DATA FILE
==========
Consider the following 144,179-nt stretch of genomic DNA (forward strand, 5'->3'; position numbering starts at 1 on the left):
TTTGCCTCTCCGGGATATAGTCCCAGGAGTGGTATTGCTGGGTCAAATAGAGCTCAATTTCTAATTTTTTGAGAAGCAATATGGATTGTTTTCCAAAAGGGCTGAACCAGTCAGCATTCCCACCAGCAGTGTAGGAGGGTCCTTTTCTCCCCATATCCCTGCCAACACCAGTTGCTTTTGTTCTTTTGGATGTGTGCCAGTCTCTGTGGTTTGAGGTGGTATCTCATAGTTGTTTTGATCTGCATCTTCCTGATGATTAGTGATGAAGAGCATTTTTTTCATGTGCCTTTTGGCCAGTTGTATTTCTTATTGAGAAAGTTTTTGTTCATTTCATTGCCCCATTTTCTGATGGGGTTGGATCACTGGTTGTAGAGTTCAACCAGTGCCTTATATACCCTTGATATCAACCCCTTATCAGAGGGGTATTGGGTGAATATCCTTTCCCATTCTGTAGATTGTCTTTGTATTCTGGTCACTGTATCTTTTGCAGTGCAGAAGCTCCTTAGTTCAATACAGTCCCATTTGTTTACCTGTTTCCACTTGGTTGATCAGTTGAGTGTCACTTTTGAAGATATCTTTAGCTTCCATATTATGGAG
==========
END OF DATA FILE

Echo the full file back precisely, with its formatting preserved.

Consider the following 144,179-nt stretch of genomic DNA (forward strand, 5'->3'; position numbering starts at 1 on the left):
TTTGCCTCTCCGGGATATAGTCCCAGGAGTGGTATTGCTGGGTCAAATAGAGCTCAATTTCTAATTTTTTGAGAAGCAATATGGATTGTTTTCCAAAAGGGCTGAACCAGTCAGCATTCCCACCAGCAGTGTAGGAGGGTCCTTTTCTCCCCATATCCCTGCCAACACCAGTTGCTTTTGTTCTTTTGGATGTGTGCCAGTCTCTGTGGTTTGAGGTGGTATCTCATAGTTGTTTTGATCTGCATCTTCCTGATGATTAGTGATGAAGAGCATTTTTTTCATGTGCCTTTTGGCCAGTTGTATTTCTTATTGAGAAAGTTTTTGTTCATTTCATTGCCCCATTTTCTGATGGGGTTGGATCACTGGTTGTAGAGTTCAACCAGTGCCTTATATACCCTTGATATCAACCCCTTATCAGAGGGGTATTGGGTGAATATCCTTTCCCATTCTGTAGATTGTCTTTGTATTCTGGTCACTGTATCTTTTGCAGTGCAGAAGCTCCTTAGTTCAATACAGTCCCATTTGTTTACCTGTTTCCACTTGGTTGATCAGTTGAGTGTCACTTTTGAAGATATCTTTAGCTTCCATATTATGGAG